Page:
Long before the creation (and subsequent popularity) of strip malls, The Crestwood Shops had already cornered the market on one-stop shopping. After three years of construction, The Crestwood Shops opened in 1921 as one of J.C. Nichols’s first neighborhood shopping centers. “Over that period of time, it was done in three different sections, initially the lower section near Aixois was the first section and then built up the hill,” says Todd Miller, owner of Charlecote Antiques and co-owner of Crestwood Shops, LLC. “For Nichols, this was his vision of building something like Colonial Williamsburg, inspired by a trip he took years earlier.”
Countless shops have come and gone over the decades, but the unique shopping Mecca still retains its original charm. This year the shops are celebrating their 100th anniversary with a blowout, 3-day bash, October 7 – 9th. (More on that in a minute.)
Back in the Day …
When the shops first opened in the early 1920s, there were a scant 2,000 homes in the area. Then, Crestwood shoppers frequented the stores via Kansas City’s first streetcar line. “We were on the original streetcar line, now known as the Trolley Trail,” says Miller.
Crestwood Flowers’s (and co-owner of Crestwood shops LLC) Ruth Ann Swearingin says the evolution of the stores coincided with sheer customer necessity. “Back in the 20s and 30s, when the shops first started, wives didn’t have cars, so they needed conveniences, food, or services close to their homes,” she says. “In those days, Crestwood had three grocery stores—Piggy Wiggly, A&P, and Muehlbach & Sons Grocery Company. There were also two drug stores, three beauty shops, and a barber shop.”
Swearingin adds, the shops have much more variety these days. “Now we have more one-of-a-kind types of local boutiques and businesses.” When we asked for the types of tenants that had been in the shops over the years, Swearingin says. “There’s been a bit of everything— including a Christian bookstore, a turquoise jewelry store called Treasure of Santa Fe, an international travel agent. architect firm, upscale designer stationary store, camera repair, and, of course, Sebree Galleries.”
The list of retailers has run the gamut, from a ladies hat store, upholsterers, and music shop to bakeries and a even a butcher. Swearingin also stakes claim to being the oldest tenant in the Crestwood family of shops. “Crestwood Flowers started in 1932,” she says. “And I’ve been there 42 years.”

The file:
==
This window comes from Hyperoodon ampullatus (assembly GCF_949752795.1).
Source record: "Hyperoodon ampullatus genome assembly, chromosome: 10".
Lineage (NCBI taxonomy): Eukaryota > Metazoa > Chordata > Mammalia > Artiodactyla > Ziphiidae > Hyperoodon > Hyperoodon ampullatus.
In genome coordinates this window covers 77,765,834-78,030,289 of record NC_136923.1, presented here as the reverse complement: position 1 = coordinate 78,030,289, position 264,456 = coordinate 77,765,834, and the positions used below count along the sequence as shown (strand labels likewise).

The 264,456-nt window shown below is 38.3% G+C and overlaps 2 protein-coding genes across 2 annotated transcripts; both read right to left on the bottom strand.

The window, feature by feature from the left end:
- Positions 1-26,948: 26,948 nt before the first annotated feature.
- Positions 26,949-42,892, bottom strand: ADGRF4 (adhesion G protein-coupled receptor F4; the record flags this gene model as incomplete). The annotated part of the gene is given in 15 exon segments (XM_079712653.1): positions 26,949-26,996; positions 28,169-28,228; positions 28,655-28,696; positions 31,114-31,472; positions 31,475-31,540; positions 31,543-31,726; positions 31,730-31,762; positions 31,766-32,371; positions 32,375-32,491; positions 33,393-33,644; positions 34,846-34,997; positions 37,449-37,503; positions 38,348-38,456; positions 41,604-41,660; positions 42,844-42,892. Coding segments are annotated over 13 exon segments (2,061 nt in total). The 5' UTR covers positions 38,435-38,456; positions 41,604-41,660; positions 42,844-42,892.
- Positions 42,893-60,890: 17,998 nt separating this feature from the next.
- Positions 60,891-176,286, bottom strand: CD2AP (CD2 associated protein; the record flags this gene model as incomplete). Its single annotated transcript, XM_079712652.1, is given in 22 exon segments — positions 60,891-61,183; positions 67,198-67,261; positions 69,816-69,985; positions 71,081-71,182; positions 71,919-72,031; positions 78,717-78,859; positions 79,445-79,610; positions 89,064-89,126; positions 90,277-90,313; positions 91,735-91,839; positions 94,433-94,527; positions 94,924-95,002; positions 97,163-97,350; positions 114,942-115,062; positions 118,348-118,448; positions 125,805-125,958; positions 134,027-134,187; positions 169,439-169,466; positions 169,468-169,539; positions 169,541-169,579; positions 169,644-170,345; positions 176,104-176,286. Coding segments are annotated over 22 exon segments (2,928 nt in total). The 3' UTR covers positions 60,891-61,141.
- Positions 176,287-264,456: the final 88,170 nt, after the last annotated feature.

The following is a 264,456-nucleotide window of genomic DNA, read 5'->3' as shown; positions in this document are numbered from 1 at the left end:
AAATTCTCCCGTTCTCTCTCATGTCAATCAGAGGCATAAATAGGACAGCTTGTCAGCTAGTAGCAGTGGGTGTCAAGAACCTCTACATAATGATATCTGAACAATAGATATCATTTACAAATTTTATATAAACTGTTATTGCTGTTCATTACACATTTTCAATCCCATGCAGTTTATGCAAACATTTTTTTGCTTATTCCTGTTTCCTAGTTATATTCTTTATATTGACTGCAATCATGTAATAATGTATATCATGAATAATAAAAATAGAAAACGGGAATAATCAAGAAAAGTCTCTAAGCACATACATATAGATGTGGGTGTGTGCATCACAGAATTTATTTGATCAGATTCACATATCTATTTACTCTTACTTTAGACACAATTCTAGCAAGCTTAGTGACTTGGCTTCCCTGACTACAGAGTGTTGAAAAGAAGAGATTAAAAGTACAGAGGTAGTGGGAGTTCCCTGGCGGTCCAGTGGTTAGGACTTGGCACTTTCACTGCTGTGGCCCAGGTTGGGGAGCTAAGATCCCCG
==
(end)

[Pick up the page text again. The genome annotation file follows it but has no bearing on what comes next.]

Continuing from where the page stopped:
Now Crestwood Shops is filled with an exclusive array of local merchants. “That’s what we liked about it when we bought it and what we’ve maintained over the years—interesting retailers,” says George Terbovich, owner of George and co-owner of Crestwood, LLC. “It’s the most interesting retail space in our city. Since the Plaza has lost much of its original definition, it makes our block just that much more special.”
Today, Crestwood Shops are comprised of countless established, beloved shops and eateries. (The French-themed restaurant Aixois, for instance, is poised to celebrate their 20th anniversary this year as well.) “Individual and locally owned—that’s our standard and we’ve never deviated from that,” says Terbovich.
Underdog Wine Co.’s owner Ryan Sciara always yearned to have a shop in Crestwood. “It was a three-minute walk from my house. We would walk around the neighborhood all the time and we always thought about how cute the little shops were,” he says. “We moved in in 2014 and we love it. It’s the perfect little street—tons of business and support from our neighbors during the week and, on the weekends, it’s destination shopping for out-of-towners.”
Sciara adds that knowing all the shop owners personally is an added bonus. “Plus, it’s like Cheers. I know almost every customer who walks in by their first name. A lot of the shop owners can say the same.”
A Party 100 Years in the Making
To celebrate the shops upcoming centennial, shop owners are pulling out all the stops for three nonstop days of shopping and fun in early October:
Thursday, October 7th
“The first event going into the weekend will be a Roaring 20s themed block event and elaborate cocktail party,” says Miller. Shops will be open for extended hours from 5 – 8 p.m. Live entertainment from a jazz trio will be provided as well. “In each of the different stores, there will be a photograph of days gone by—complete with history and bio of what was happening in that store,” says Miller. “We’re encouraging guests to enjoy the block like they did over 100 years ago!”
Friday, October 8th
Normal shop hours will resume, but each shop will have a 1920s specific topic that includes demos throughout the day. (Want to know how tea was prepared in the early 1900s? Swing by the Tea Market to take a walk back in time.) “William Worley, a former professor at UMKC, will offer two different lectures, 11:00 am and 3:00 pm, about the long history of Crestwood,” says Miller. “He has a lot of insight. And then you can resume shopping!”
Saturday, October 9th
Two words: Street Festival! On Saturday, 55th street will be shut down to accommodate an endless stream of food trucks and vendors. Guests can expect live entertainment from Guadalupe dancers and a jazz trio. KC Pet Project will be on hand with pet adoptions and retail throughout the day.
For organizers, it’s a chance to showcase all the amazing things Crestwood Shops has to offer, including its impressive legacy. “Remember, we were here before the Plaza and Brookside,” says Miller. “I’m excited to look back at the history and concept of how our shopping center has remained lined with unique, individually owned, upscale boutiques and businesses.”